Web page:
Despite a small rally outside the Travis County Administration Building Tuesday, commissioners did not require manufacturing company HID Global to follow prevailing wage or living wage standards.
Living wage requires minimum pay of $12 an hour. Prevailing wage varies based on the trade, and would come into play during the construction of a plant near Interstate-35 and Parmer Lane.
Instead, HID Global is required to have average annual salaries of at least $44,000 the first year it's open, increasing to $53,000 after 10 years.
"All we are asking is that workers earn a fair and decent wage in exchange for our tax dollars, and that we ensure good, safe jobs for those that are building for HID Global," Cristina Tzintzun with the Workers Defense Project said.
Commissioners passed the package 3-to-1—with Commissioner Margaret Gomez off the dais and Commissioner Sarah Eckhardt voting no.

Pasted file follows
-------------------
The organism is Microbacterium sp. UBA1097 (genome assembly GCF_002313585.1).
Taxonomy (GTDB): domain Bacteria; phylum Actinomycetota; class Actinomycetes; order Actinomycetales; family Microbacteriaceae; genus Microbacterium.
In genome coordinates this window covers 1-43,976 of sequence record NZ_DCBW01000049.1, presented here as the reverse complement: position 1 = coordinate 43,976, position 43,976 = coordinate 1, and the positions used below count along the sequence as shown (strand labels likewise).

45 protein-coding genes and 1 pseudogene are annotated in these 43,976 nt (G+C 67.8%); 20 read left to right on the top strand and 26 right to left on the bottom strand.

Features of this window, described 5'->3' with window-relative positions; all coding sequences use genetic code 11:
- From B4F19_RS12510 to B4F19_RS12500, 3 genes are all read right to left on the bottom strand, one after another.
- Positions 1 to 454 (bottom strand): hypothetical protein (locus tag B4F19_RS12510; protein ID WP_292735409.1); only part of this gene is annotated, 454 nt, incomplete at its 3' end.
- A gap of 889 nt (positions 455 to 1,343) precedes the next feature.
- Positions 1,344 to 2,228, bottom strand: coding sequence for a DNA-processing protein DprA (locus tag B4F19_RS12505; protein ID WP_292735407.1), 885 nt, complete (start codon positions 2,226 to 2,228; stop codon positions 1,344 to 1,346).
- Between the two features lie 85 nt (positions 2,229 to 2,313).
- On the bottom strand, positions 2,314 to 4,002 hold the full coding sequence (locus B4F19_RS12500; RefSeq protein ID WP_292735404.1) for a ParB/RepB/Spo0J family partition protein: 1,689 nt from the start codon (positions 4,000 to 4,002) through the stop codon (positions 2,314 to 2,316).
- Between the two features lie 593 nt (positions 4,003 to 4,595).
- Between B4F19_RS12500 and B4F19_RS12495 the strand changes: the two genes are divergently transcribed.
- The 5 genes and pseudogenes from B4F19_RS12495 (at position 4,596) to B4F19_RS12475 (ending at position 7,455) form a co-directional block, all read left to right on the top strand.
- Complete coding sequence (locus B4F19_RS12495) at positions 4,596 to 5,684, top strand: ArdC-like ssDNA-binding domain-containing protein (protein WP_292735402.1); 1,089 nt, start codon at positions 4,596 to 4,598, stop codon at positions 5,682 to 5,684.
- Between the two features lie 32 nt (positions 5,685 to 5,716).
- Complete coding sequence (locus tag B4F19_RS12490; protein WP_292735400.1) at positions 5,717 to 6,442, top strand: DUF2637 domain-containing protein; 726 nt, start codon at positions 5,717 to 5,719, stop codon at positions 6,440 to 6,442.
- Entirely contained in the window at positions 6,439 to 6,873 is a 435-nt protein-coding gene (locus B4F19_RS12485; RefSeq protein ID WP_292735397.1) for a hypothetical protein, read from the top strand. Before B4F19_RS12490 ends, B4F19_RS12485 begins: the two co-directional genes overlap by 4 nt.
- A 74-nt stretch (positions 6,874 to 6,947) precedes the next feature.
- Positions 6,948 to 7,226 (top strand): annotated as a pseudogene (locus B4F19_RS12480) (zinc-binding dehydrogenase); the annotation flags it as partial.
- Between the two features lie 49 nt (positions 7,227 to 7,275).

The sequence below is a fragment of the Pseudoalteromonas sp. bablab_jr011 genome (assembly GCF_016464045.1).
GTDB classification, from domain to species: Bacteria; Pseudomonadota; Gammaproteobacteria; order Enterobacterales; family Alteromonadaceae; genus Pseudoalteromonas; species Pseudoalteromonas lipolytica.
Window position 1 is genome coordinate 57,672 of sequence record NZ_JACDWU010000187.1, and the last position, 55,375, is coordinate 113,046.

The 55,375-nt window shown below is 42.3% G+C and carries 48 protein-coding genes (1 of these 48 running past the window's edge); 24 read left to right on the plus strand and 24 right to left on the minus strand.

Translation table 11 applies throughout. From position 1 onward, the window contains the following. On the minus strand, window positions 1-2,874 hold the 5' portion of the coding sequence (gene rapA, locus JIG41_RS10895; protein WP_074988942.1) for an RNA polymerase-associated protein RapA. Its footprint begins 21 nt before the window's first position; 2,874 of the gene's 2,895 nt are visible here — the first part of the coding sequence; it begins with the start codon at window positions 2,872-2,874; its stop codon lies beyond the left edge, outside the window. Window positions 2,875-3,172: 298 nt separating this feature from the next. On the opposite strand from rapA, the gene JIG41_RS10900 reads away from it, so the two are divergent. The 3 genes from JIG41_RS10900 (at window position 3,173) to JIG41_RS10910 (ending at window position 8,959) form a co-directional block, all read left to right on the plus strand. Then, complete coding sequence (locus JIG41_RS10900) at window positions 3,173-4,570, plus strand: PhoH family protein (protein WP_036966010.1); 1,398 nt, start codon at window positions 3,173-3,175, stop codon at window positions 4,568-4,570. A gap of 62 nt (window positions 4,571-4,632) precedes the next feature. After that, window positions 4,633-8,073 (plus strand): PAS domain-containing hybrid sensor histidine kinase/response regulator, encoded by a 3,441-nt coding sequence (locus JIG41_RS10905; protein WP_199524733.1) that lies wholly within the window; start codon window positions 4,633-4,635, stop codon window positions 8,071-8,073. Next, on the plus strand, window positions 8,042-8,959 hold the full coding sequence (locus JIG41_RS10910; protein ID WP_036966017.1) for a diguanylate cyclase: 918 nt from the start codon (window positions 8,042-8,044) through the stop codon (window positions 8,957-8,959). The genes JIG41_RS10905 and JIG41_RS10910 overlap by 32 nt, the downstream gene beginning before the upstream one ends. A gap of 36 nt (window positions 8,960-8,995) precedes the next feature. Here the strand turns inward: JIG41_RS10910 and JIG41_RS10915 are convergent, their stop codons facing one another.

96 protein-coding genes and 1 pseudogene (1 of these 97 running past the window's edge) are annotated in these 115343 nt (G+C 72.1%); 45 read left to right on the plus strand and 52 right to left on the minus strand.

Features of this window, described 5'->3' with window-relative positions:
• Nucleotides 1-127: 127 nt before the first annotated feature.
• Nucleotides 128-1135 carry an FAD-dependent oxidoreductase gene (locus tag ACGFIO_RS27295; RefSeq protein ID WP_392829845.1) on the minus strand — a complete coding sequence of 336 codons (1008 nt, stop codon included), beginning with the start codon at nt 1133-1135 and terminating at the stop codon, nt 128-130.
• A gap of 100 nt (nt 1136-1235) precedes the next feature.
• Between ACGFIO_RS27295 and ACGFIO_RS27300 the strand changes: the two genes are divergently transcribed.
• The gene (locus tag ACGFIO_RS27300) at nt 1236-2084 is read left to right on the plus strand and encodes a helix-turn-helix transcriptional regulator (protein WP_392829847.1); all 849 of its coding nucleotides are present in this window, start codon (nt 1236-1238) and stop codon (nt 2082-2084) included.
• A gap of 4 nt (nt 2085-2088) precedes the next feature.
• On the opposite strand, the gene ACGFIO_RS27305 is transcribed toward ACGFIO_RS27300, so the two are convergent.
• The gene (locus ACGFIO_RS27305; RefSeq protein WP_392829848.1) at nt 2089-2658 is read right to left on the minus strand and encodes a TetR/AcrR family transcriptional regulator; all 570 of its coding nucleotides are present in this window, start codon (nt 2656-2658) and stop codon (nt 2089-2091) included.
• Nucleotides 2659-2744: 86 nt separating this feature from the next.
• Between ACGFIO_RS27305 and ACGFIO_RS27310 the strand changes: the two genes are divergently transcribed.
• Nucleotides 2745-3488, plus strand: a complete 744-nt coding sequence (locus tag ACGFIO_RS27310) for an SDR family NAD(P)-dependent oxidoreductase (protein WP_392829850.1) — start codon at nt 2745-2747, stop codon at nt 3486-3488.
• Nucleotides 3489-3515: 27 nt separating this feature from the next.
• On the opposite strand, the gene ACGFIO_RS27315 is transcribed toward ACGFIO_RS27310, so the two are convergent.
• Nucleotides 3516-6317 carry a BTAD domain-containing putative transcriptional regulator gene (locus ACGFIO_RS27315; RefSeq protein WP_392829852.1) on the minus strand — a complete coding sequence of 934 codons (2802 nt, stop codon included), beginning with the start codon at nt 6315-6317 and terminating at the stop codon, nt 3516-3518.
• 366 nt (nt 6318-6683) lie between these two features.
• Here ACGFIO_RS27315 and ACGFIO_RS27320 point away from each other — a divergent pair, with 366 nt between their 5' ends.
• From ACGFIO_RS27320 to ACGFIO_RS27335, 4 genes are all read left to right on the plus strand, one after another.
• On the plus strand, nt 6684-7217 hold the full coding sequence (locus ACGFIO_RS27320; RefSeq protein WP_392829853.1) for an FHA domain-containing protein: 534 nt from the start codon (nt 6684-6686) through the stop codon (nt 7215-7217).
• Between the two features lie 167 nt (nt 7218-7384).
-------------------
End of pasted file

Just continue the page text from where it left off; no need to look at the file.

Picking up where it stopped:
Commissioner Eckhardt says she disagrees with the notion the economic incentive packages actually spur growth and help taxpayers, which is why she says she voted no.
"I'd much rather attract companies with a well-educated, happy, healthy and appropriately compensated workforce," Eckhardt said.
Commissioner Huber disagrees—she cites comments from Austin Community College representatives about a need to grow the local manufacturing sector.
"There is a niche here that is needed, that this particular industry will really fill,” she said.
Huber also says the benefit to local school districts and the job sector outweigh nearly $4 million in government incentives.
Last week, Austin City Council approved more than $900,000 in grants based on performance goals. That's in addition to $1.9 million the state's offering from the Texas Enterprise Fund.